5 Challenges of Family Business Ownership
23rd June 2016
Responsible ownership is not only about the legal structures, roles and responsibilities of a business. It is also about capital, seen as embracing the finances, values and vision of a firm.
In family-owned firms the business often represents not only a key part of the family's monetary wealth, but also of its tradition and legacy. When the business is passed on to them, owners often perceive their participation as a heritage on loan. And to protect this heritage they act to ensure they pass on to the next generation a wealthier and stronger business than they have inherited.
However, family business dynamics and tension can often pose stresses and strains for owners. In this section we will explore some of these challenges.
Growing family branches
As family businesses evolve and their owning families expand, ownership structures tend to become more complex and include an increasingly high number of family members. As a consequence, a number of family considerations can arise.
For example, the wish of parents to treat children equally may result in equal shareholding division, regardless of individual talents and wishes.
When equal shareholding is in place, issues may also arise within the family when different branches grow differently, producing significant imbalances when it comes to individual ownership interests in the business.
Further issues may arise when the business is passed on to the next generations and one particular branch of the family assumes management control. This is often the case in third generation family firms, and it can result in tensions and resentments, especially if favouritisms are in place.
Larger groups of shareholders may also result in a decreased commitment and unity of vision if effective communication and engagement are not in place.
Sometimes even the best ownership education is not effective enough when it comes to family members who become owners not by choice. Feelings of apathy, denial or anxiety may arise, which are damaging to the family and the business.
This issue is further complicated when it comes to wealth management, especially if the financial capital is locked within the company. When individual interests or family conflicts surge, the long-term consequences of deriving the capital from a non-engaged owner can be harmful to the business.
It is key that shareholders understand the concept of responsible ownership, especially in relation to ownership versus management control. In many family firms there is often confusion between the two, and shareholders believe they are also entitled to manage the company. This can adversely impact the day-to-day management when, for example, owners make business decision based on a personal agenda, lobby individual board members or make ill-considered comments that managers can misinterpret as commands.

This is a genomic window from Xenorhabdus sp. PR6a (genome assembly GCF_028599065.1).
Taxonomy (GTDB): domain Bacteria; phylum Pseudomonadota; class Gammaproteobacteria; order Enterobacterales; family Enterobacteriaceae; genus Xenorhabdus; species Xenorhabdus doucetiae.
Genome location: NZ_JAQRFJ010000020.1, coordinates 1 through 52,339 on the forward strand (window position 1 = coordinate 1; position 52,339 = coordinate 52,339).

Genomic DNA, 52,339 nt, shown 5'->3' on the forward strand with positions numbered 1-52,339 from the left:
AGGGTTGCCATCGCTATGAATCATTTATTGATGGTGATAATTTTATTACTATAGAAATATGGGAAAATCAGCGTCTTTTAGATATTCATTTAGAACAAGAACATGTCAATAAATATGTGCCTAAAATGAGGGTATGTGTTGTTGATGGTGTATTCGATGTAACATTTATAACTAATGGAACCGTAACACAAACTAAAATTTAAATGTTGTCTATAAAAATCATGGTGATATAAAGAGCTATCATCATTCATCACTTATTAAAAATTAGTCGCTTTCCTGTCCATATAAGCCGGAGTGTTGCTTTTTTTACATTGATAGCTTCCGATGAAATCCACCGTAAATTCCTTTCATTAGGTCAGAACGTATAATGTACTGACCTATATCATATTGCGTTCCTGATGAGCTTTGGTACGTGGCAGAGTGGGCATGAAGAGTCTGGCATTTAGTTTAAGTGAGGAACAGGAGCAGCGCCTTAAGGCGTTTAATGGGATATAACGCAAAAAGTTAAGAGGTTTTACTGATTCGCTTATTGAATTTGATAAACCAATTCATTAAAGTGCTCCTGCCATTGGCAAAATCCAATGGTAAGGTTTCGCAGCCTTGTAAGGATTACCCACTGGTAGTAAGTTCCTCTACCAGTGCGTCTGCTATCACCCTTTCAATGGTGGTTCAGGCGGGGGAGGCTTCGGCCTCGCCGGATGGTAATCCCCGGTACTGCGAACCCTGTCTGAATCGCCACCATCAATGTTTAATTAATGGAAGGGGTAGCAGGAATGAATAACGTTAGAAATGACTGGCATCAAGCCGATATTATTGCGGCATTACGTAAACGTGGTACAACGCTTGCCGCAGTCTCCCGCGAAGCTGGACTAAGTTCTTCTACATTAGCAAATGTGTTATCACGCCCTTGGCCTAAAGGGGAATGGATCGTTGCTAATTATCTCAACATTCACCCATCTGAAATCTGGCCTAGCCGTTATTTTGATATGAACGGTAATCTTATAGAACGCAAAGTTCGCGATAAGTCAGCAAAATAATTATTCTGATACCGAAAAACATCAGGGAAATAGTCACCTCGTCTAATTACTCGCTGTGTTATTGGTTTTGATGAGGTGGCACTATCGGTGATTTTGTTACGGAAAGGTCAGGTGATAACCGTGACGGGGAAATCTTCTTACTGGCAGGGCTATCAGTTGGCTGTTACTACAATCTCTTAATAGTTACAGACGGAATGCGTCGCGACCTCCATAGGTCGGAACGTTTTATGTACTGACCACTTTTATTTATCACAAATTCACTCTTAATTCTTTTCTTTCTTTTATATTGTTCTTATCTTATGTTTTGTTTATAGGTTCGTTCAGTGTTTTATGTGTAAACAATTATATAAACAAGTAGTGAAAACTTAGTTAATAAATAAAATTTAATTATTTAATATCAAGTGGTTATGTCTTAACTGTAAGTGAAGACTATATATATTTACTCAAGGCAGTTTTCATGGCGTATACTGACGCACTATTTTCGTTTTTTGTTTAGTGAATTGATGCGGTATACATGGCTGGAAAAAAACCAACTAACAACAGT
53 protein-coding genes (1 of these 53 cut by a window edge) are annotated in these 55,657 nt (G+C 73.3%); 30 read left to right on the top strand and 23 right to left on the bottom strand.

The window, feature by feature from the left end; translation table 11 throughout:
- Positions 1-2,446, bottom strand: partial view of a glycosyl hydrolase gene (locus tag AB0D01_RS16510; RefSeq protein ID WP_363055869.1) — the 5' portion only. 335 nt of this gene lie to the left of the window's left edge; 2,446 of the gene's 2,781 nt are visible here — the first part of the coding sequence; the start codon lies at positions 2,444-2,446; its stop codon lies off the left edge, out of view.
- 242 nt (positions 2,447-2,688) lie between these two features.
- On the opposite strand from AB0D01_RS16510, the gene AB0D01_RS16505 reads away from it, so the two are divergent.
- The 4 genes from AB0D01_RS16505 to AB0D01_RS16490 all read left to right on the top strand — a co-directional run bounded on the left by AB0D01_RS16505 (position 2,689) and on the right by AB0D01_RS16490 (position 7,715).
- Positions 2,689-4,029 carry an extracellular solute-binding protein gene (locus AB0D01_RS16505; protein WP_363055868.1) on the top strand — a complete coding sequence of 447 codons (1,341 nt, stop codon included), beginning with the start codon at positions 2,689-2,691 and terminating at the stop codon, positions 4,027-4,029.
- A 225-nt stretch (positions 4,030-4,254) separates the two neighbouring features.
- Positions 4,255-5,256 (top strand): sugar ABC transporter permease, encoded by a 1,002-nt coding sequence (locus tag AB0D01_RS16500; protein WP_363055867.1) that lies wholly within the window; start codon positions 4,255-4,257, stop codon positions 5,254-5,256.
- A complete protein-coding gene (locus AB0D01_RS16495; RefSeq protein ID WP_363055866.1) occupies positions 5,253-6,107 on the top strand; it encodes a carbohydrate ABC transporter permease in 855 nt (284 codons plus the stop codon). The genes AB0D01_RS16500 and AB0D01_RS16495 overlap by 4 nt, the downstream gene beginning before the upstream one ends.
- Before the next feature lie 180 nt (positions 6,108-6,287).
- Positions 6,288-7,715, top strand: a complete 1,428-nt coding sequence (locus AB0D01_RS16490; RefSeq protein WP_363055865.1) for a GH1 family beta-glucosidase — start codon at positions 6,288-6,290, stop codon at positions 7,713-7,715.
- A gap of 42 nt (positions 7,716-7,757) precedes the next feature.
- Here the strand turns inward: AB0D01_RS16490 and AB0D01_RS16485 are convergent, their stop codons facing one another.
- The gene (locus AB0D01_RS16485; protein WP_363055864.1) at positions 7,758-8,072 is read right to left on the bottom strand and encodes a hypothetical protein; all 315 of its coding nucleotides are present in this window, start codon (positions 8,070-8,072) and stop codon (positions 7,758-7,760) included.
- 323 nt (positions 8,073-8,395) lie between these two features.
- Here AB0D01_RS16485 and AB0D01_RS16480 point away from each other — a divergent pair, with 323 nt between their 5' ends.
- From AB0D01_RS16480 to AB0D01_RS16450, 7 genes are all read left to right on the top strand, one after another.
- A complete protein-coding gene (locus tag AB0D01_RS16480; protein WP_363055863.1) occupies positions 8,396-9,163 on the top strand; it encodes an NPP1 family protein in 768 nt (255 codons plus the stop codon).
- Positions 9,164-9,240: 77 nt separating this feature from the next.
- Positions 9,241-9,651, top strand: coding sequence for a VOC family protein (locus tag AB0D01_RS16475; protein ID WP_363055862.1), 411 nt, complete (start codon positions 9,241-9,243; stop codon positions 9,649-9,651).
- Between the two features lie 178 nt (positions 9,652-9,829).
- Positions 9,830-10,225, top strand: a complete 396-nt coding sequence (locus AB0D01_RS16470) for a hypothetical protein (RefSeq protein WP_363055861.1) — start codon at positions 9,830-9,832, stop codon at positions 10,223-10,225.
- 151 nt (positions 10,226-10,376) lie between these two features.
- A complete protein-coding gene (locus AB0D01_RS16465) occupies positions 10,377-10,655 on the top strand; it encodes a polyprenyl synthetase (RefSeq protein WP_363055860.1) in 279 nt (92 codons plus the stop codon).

Inadequate ownership education
"The trouble is inherited shared don't come with a user manual, and one of the toughest challenges families in business face is in educating their members about ownership, and defining their rights, roles and responsibilities" Dr Ivan Lansberg, 2005.
On top of role education, appropriate education is needed for owners who are not employed in the business. Even if they do not manage the company, shareholders can have a lively interest in how the company is doing. However, even if shareholders have specific controlling rights, a well-structured education programme on managing wealth and responsible ownership is often non-existing in family business.
"Insiders" versus "outsiders": disparate interests
Owners that do not work in the business can develop expectations and ambitions that are very different from those of the owners running the firm, which in turn can become a source of intra-family conflict and, sometimes, outright warfare.
'Insiders' versus 'outsiders' frictions can also involve majority and minority shareholders, shareholders and non-shareholders, owners who hold their shares directly and those whose interests are held in trusts, and married couples where one spouse is an owner and the other is not.
Understanding all these complications and obstacles, which are often overlapping, helps business families frame and inform discussions on responsible ownership strategies, behaviours and attitudes, contributing to the long-term benefit of the family and the business.